Three men faced one another in the small compartment, made to look like
a passenger ‘plane cabin.

As Al, at the curtained entrance, recognized the one facing him, all
three turned to look.

With a mumbled apology Al backed out.

More than anything else, he wanted to get away, to see Bob!

The man who had faced him was Mr. Parsons, partner in the aircraft

The man to his right was the mysterious stranger whom Al had seen in the
supply room!

The third man——

Before Al could form his mental picture of a face that seemed familiar,
a bus-boy, with a heavy tray of soiled dishes, bumped against him.

“Get out o’ the way,” the youth grunted, to Al, and gave him an angry
push with his free hand. Al, his balance disturbed, stumbled
forward—into the arms of Mr. Parsons at the door.

Struggling, squirming to get out of the powerful grip on his arm and
shoulder, Al found himself held as if in a vise.

Suddenly his whole body went limp. His head dropped, his eyes closed. He
sagged down, and surprised and disconcerted, imagining that the youth he
held might have fainted in his fright, the man released him, lowered him
to the floor while he looked up, intending to call for aid.

Behind him another face looked out, the bearded face of the man Al had
seen previously in the supply room.

“What’s up?” asked the latter.

“I am!” cried Al, shrilly, as he tensed his muscles, swung free of Mr.
Parsons as the latter bent over him. Like the leashed spring of a
panther Al’s squirming, swift move took him out of danger.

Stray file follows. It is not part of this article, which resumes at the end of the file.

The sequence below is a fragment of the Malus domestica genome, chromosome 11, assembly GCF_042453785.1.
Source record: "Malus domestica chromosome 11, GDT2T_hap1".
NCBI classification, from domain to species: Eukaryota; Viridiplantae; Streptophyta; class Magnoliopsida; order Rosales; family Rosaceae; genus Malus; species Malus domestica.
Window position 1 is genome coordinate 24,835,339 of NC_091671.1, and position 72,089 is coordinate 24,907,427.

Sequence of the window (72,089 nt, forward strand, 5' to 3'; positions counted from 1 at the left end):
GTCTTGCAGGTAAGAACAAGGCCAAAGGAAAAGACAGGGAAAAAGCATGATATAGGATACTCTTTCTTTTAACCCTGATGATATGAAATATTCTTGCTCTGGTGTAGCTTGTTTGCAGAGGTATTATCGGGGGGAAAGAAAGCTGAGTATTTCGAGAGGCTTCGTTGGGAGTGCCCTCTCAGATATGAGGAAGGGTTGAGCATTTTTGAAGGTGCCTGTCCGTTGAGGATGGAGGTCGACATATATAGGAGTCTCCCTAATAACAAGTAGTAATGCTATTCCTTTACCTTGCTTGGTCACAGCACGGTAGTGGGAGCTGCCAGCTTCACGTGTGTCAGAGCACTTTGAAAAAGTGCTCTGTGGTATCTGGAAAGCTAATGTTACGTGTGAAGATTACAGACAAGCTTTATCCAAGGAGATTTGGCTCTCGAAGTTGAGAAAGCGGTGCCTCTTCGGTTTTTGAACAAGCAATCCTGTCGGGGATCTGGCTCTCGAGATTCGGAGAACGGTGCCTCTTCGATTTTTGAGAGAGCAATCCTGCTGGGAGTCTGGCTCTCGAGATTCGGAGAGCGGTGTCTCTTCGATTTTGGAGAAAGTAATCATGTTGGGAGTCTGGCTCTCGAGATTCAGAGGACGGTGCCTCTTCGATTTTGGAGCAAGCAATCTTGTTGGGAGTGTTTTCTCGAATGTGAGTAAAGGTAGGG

To cries, to shouts of surprise and of inquiry, Al eluded the grasping
hands of a waiter, dodged a diner’s gripping fingers, evaded the move of
a man to block him at the door, and was free!

Quick thinking and a ruse had prevailed where strength was not enough to
accomplish his wish.

Speeding along, outside, after vaulting the veranda railing, Al quickly
located Bob. With a wave of his hand Al signaled. His progress was swift
as he scampered across the parking space, between standing automobiles,
toward an old barnlike structure backed into the grove. Bob, seeing the
wave and Al’s progress, dodged, on his own part, among the cars until he
rejoined Al in the open door of the old, dilapidated barn.

“What happened?”

Al, pulling his brother back out of sight, recovered his breath.

“I bumped into Mr. Parsons——”


“Yes—and the man we saw in the supply room——”

“Well! What happened then?”

“There was somebody else with them. And—I didn’t recognize him, because
I was so surprised and excited—but his face ‘rang a bell’ and I’ll think
who he was when I get quieted down.”

“What made you run?”

Al explained.

“Yes, and there comes Mr. Parsons! He’s looking for me,” he ended.

“He has something in his hand—a package——”

“Listen!” Al drew Bob further into the dark interior. “Bob—when I
blundered in on them, those men had—what do you suppose?—the company
books!” Al clutched Bob’s arm tighter. “You remember, we hid when Mr.
Parsons was in the offices—he took those books!”

“Yes,” Bob’s whisper agreed. “Now he’s been showing them to that man we
saw, and to somebody else.”

“Mr. Parsons isn’t as honest as Griff wanted us to believe.”

Bob shook Al’s arm reassuringly. “No,” he admitted, “I thought Griff’s